According to Reuters, who were quoting 4 sources familiar with the development, the presentation of the bill to the National Assembly, follows its official approval by the president late last week. This is as the National Assembly has already formed teams of members that will work most closely on the individual portions of the bill.
Both chambers of the National Assembly must have to pass the bill after deliberating on it before it can then be passed on to the president for his final signature.
The PIB which is an oil reform bill has been in the works for about 20 years, is key to the repositioning of Nigeria’s Oil and Gas Industry under its post-COVID-19 agenda as the main laws governing oil and gas exploration have not been fully updated since the 1960s due to some contentious issues like taxes, payments to local communities, terms and revenue sharing within Nigeria.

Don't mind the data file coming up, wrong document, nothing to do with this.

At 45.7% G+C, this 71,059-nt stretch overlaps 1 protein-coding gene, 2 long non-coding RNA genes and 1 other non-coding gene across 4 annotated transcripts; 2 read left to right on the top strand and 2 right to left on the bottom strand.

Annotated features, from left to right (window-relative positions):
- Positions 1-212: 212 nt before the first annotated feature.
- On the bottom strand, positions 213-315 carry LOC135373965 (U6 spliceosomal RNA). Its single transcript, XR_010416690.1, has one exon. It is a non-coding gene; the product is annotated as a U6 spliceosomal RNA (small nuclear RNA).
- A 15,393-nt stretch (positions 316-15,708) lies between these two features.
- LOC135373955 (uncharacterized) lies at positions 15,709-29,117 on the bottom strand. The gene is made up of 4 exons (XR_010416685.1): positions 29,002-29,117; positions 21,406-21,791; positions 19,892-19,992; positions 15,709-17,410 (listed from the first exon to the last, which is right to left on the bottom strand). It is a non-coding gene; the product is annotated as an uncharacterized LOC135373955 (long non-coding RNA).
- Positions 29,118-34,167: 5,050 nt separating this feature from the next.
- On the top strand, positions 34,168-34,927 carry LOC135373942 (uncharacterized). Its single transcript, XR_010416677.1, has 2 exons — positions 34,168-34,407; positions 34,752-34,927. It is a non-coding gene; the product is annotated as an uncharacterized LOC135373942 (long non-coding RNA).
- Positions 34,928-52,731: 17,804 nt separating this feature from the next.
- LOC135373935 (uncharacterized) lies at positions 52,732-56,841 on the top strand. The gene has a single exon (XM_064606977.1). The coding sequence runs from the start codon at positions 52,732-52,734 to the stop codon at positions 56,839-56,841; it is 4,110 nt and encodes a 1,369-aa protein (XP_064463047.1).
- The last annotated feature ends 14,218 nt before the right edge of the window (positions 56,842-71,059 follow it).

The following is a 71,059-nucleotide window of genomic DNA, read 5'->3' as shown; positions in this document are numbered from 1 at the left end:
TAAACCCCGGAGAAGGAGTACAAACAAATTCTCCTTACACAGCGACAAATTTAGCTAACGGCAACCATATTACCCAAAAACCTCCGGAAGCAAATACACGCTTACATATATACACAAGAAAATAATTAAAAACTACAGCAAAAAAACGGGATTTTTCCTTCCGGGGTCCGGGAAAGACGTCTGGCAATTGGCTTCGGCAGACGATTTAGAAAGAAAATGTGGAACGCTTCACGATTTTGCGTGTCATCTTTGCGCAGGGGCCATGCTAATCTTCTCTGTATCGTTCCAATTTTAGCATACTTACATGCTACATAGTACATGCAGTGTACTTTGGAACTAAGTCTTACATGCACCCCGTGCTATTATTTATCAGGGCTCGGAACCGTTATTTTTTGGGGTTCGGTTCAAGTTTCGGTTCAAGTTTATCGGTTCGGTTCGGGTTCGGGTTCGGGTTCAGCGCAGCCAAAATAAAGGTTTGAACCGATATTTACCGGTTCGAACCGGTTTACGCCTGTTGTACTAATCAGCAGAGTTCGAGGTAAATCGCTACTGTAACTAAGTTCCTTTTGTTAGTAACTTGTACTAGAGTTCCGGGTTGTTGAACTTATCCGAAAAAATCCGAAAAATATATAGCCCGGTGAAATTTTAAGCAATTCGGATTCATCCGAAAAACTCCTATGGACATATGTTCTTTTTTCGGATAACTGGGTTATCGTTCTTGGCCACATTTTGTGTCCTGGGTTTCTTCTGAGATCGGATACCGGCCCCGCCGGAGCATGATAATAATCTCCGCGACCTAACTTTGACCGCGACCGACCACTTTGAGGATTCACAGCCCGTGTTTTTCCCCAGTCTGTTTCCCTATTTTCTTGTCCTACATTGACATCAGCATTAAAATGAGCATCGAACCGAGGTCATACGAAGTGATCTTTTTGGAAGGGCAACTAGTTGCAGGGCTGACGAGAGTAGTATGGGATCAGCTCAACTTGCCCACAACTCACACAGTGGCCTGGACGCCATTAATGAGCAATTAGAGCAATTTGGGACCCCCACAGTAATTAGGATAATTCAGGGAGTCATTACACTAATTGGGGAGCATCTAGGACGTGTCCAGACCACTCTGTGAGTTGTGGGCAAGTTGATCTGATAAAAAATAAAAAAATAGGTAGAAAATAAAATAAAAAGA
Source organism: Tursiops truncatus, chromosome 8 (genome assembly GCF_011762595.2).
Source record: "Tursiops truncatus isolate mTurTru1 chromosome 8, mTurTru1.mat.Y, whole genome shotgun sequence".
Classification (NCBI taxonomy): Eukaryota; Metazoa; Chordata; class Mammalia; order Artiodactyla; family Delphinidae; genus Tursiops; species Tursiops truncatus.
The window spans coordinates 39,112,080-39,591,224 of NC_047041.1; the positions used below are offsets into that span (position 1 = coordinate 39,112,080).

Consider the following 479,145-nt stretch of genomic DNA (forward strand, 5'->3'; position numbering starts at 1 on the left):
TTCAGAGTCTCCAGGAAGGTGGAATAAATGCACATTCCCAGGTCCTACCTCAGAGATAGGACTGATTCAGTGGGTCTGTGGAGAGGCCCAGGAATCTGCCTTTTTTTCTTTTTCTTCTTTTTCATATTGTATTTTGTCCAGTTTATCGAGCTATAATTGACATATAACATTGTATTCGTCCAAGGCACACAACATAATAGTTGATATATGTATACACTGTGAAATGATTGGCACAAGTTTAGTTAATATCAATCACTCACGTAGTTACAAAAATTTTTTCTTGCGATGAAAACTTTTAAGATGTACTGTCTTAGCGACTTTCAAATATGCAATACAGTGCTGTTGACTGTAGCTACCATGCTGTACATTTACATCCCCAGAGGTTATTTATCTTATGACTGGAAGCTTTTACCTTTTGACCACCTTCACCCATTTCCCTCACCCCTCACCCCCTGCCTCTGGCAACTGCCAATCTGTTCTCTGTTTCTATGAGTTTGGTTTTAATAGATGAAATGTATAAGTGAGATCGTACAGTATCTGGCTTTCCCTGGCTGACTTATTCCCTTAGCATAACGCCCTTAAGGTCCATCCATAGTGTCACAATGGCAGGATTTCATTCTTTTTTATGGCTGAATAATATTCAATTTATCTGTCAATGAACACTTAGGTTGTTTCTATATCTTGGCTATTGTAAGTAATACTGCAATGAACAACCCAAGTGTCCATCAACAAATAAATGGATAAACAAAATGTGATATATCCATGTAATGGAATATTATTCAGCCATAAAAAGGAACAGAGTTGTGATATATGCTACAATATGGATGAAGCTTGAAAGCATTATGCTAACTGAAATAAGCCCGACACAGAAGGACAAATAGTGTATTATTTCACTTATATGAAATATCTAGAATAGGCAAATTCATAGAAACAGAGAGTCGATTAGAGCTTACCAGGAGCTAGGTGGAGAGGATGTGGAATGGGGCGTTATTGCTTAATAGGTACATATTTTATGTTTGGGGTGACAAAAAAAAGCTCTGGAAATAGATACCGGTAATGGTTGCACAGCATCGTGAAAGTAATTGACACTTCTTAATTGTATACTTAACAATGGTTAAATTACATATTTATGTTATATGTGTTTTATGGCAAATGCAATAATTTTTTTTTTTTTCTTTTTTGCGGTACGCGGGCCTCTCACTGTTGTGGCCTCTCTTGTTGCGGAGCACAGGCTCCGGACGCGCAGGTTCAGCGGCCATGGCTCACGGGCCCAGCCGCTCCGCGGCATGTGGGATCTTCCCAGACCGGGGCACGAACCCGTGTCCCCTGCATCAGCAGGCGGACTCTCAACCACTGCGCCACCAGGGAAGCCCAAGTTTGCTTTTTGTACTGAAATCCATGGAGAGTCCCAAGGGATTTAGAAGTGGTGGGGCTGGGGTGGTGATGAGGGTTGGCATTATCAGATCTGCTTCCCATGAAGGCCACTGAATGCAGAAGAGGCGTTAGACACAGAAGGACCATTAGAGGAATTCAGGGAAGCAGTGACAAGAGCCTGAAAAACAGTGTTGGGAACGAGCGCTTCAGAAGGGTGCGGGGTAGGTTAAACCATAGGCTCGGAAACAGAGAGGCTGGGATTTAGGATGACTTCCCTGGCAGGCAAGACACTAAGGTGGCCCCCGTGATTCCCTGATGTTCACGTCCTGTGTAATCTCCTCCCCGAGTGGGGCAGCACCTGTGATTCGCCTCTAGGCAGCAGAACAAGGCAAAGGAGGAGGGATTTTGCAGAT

The Group Managing Director of the Nigerian National Petroleum Corporation (NNPC), had disclosed that the delay and non-passage of the bill has made international investors to start losing confidence in the country’s oil and gas industry.
While revealing last month that the PIB will be presented to the National Assembly in the next few weeks, the Minister of State for Petroleum Resources, Timipre Sylva, also said that the executive arm will be requesting the lawmakers to specially reconvene to receive and start deliberations on the bill.
These oil reforms and regulatory certainty became more pressing this year as low oil prices and a shift towards renewable energy made competition for investment from oil majors tougher.